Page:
Life Lately Update and Why I Am Writing a Blog for Working Moms

I started writing on the blog about two months ago, and I wanted to share an update of how this has been going. In this post, I will cover:

  • why i write
  • why i want to write about working moms and their careers
  • currently reading, watching, anticipating and feeling


I write.

Writing has given me an opportunity to share thoughts on parenting and working motherhood.  At times I feel as if I am bearing my soul, it is sometimes scary to push that publish button.

I learnt from South African blogger Melissa in 9 Lessons I Learnt in my first year of Being a Blogger that feeling scared at this juncture happens.

Why do I want to write about moms and careers? Because moms deserve awesome careers too.

I often come across women (including me) who:

    • work hard but who are afraid of starting a family as they fear it will damage their career
    • pressurize themselves (and each other) to be perfect
    • talented women, not claiming their space at work because of myths that ambition is not for ‘mothers’
    • Guilt around not being “mom” enough and guilt around not spending enough time at work

Is it hard being a working parent? Yes, nothing worth it in life is easy but it is also very rewarding. I do not  have the answer to these dilemmas, what I do know is that we need to be okay to talk about it.

Whatever you decide as a woman, you need to do what works for you and your family.

[bctt tweet=”I believe in choice, whatever you decide, whether its being at home or working, its up you” username=”cherralle_”]

Posts that people responded well to:

Do I Still Need to Lean In When I Am Just So Tired

Will Gender in Kids Clothes Every Go Away and Should We Even Care

I Am Okay with Being a Good Enough Parent (in SA Mom Blogs)

This demonstrates that people are enjoying reading about real accounts where personal experiences are being shared.

The blog

Having a blog is work, boy oh boy! To maintain my blog, I am writing, reading, commenting on blogs, and always researching trying to figure out how to change something ‘technical’ on my blog.  I feel at times like my blog is a third child in my life, it needs love, attention and time. It’s an intense hobby.

[bctt tweet=”I feel at times like my blog is a third child in my life, it needs love, attention and time” username=”cherralle_”]

I read more now than I ever have in my entire life. Topics I read about: content marketing, social media, writing, motherhood, career topics, digital marketing, any topic to broaden my knowledge. The blogging community is very engaged and supportive, and I am learning a lot from them.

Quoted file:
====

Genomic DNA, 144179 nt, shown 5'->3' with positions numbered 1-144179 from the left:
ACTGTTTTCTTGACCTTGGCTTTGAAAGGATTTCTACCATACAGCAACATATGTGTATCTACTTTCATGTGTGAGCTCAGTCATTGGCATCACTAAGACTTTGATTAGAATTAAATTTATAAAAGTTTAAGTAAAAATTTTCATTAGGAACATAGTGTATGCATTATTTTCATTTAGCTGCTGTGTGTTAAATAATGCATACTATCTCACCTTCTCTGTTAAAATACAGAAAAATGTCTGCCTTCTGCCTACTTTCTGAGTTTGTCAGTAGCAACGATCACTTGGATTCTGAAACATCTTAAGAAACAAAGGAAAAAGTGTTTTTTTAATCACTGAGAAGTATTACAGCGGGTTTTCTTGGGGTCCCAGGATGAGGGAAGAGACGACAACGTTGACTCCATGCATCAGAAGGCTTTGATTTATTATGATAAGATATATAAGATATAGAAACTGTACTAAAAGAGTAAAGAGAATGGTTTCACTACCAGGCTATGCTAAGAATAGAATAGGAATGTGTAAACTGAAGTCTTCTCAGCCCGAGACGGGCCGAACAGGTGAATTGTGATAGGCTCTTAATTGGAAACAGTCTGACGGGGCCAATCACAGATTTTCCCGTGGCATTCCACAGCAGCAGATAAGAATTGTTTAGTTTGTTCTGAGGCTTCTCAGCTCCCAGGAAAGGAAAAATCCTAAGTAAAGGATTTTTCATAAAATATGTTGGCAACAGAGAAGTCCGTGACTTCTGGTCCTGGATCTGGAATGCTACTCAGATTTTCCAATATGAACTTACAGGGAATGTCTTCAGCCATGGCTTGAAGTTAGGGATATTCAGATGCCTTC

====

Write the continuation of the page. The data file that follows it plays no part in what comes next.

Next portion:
Reading: Shonda Rhimes – Year of Yes and am about half way. It is a very entertaining read and I now I cannot put it down (after a super slow start). I am in love with this book.

Watching: Game of Thrones (duh!)

Anticipating: we have a week of holiday coming up, so I am looking forward to this. Also, Caitlyn turns four in September, and Ava turns one in October! Insane how quickly time has flown by!

Feeling: Feeling excited about all the new things that I am learning, and all the new people that I am meeting (albeit virtually).  I am also feeling appreciative about people responding to my blog, and hearing that something resonated with them.

That is me.

If you are a working mom, what topics would you want to see in a blog that will add value to your life and career? Let me know in the comments or contact me.

Will gender bias in kids’ clothes ever go away and should we even care?

Has anyone else noticed how impractical some girls’ clothes are in shops? Girls shorts are the length of hot pants and the t-shirts are mostly fitted. I often need to buy my daughters clothes from the boys’ section. Why do I need to do this?

I know I know, there are very nice boutiques and brands which have the clothes that I am looking for, but we shouldn’t need to shop at the high-end stores to get decent clothes for girls. I am referring to our regular national retail outlets where people go for quality and affordable clothes.

My primary concern is for my daughter to be comfortable when she plays and not being put in a box of what to wear because she is a girl. Although this seems insignificant, it is important because it signals to our girls what they can and cannot do. Oh, you should be pretty in pink and sit still, but boys, please go outside and be adventurous. And that is okay if it’s their choice. However, that is not okay if the choice is made for them.

These are basic things that can be improved

1.      T-shirts for girls are always ‘fitted’ t-shirts. My daughter prefers the looser t-shirts and we often end up buying t-shirts from the ‘boys’ section’. The loose-fitting t-shirts are much more comfortable.

2.      Shorts are CRAZY short and this is a real problem. I often need to buy my daughter shorts from the boy section. The boy shorts length is a decent length and loose-fitting.

3.      Girls clothes all have very demure slogans. “Beautiful’ and “Princess’. Now these are all cute and have their place. But really, can we not get some more options for girls? Girls also like t-shirts with adventurous slogans.